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I have come across this problem in the course of studying for my comprehensive exam in algebra, which is fast approaching. I would appreciate any suggestions and/or hints as to its solution.

Let $S$ be an infinite set, and let $G:=\mathrm{Sym}(S)$, the symmetric group on $S$. Consider the subgroup $A$ of $G$ given by $A:=\left\langle\left(a\hspace{2pt}b\right)\left(c\hspace{2pt}d\right)\mid a,b,c,d\in S\right\rangle$, where the notation $\left(x\hspace{2pt}y\right)$ denotes the transposition of the elements $x$ and $y$. Prove that $A$ is a simple group.

The subgroup $A$ is, essentially, the analogue of the alternating group for finite sets $S$. However, I have as yet been unable to figure out how to apply the proofs of the simplicity of $A_n$ for $n\geq 5$ to this problem (if that is even a valid strategy). Any suggestions would be appreciated.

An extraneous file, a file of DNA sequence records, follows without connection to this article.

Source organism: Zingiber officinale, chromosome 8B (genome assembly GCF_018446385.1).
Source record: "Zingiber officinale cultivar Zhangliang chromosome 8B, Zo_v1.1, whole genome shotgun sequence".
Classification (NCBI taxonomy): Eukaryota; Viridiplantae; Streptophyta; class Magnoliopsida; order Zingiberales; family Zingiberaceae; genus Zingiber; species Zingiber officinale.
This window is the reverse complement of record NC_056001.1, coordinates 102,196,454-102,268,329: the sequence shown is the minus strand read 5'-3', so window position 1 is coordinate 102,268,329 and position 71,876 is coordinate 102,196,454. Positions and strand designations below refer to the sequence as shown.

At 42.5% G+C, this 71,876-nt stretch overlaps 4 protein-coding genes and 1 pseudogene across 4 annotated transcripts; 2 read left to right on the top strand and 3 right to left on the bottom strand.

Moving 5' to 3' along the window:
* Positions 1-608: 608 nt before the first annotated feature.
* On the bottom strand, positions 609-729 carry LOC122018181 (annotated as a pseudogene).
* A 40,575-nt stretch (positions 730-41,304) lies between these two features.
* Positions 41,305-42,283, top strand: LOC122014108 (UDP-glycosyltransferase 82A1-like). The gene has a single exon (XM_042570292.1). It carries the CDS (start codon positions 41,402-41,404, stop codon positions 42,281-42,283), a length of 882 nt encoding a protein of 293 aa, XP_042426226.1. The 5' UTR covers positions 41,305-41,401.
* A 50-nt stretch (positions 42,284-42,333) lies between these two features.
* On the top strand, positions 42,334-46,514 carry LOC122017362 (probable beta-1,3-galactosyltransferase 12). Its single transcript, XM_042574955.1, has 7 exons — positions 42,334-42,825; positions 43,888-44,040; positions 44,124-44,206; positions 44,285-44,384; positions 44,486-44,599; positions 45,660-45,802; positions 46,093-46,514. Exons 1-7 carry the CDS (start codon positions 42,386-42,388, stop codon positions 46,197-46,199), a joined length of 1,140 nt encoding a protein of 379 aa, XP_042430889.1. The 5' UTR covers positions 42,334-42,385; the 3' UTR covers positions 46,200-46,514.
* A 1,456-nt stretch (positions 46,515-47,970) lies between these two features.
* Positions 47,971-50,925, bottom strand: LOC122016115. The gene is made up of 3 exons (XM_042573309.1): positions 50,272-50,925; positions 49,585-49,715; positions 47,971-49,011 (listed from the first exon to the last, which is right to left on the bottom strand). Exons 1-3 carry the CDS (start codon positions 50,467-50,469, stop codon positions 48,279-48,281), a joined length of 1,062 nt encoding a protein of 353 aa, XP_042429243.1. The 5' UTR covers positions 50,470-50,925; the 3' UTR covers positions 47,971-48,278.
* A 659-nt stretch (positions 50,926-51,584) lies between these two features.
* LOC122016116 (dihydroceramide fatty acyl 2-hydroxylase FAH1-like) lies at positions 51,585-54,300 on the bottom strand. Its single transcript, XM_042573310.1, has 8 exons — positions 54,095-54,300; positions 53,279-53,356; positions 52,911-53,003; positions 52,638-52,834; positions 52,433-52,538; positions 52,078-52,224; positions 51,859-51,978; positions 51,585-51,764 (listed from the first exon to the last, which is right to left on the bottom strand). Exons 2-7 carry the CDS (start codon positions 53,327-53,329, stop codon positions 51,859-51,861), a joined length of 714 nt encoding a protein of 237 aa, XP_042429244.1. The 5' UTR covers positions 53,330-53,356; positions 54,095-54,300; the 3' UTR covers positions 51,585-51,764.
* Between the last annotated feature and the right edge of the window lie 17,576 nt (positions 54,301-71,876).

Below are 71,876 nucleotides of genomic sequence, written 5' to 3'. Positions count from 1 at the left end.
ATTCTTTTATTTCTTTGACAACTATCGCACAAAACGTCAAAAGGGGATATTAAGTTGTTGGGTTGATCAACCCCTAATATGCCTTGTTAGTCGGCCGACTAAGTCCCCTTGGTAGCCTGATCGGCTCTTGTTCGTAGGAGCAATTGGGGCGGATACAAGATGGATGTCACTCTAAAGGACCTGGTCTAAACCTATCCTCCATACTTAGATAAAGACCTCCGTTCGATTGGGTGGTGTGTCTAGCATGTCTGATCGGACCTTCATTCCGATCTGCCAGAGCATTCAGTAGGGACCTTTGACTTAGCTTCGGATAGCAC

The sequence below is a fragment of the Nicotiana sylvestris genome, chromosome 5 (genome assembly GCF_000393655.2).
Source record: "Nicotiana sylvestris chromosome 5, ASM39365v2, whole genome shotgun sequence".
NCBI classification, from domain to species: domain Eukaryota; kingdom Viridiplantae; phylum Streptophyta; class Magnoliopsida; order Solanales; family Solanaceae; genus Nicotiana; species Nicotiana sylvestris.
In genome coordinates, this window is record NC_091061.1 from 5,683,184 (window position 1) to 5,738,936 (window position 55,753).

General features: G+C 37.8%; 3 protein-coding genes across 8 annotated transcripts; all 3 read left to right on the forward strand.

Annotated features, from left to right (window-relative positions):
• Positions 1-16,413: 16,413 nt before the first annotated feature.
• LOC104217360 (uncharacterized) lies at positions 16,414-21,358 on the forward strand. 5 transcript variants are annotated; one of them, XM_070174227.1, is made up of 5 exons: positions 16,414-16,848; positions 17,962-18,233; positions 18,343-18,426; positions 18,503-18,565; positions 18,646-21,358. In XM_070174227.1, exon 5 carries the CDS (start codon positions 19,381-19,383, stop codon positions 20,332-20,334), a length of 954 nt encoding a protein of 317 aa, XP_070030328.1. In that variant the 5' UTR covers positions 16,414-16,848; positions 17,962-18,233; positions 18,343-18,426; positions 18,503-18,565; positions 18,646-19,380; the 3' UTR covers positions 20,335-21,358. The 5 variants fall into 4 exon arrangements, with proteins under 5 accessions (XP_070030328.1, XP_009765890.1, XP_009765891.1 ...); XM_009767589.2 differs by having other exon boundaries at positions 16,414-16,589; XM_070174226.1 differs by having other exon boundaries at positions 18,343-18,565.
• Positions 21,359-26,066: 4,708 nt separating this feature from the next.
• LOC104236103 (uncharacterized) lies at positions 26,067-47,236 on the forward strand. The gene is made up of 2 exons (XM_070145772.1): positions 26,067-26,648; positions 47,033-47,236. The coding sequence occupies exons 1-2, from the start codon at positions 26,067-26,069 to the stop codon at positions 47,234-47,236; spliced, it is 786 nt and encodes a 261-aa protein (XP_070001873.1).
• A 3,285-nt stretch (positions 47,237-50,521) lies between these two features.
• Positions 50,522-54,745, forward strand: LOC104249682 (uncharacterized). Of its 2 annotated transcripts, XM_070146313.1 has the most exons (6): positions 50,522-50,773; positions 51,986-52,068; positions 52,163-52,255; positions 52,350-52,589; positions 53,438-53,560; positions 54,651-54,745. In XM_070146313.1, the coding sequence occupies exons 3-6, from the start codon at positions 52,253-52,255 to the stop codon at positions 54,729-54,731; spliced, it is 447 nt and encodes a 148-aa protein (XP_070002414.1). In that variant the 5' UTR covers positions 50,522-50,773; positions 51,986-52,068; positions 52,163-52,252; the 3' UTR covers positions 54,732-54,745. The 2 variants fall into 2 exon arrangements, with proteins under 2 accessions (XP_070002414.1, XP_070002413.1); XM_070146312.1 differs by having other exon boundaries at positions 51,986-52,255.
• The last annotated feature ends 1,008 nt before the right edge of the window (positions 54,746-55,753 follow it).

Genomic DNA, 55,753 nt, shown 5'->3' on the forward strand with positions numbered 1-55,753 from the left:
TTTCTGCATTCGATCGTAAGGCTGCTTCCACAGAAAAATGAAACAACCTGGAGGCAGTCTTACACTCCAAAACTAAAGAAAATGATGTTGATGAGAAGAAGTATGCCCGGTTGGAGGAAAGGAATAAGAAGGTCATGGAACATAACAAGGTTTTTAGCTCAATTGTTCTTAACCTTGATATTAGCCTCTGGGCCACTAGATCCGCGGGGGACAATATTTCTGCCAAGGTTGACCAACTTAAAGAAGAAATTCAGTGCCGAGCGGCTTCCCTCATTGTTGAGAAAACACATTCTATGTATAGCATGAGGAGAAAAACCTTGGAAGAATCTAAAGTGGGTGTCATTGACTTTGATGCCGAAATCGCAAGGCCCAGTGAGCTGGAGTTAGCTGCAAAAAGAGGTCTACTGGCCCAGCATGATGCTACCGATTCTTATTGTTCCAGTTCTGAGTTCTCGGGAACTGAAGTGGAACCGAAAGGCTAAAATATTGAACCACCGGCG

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  • $\begingroup$ I'm guessing that $\,A\,$ is generated by the product of those two transpositions as $\,a,b,c,d\,$ run over all the quartets (foursomes) of elements of $\,S\,$ ...? $\endgroup$ – DonAntonio Aug 14 '13 at 0:22
  • $\begingroup$ Yes. $A$ is generated by products of an even number of transpositions. $\endgroup$ – anonymous Aug 14 '13 at 0:23
  • $\begingroup$ $a\ne b$ and $c\ne d$, but otherwise, there are no restrictions. $\endgroup$ – anonymous Aug 14 '13 at 0:24
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I think that you can just use the fact that the finite alternating groups $A_n$ are simple for $n\geq5$, without going back to the proof of that fact. First show (if you haven't already done so) that a group is simple iff, for every non-identity element $a$, the conjugates of $a$ generate the whole group. Then, knowing that copies of finite $A_n$'s inside your $A$ have this property, it should be easy to prove the same property for $A$ itself.

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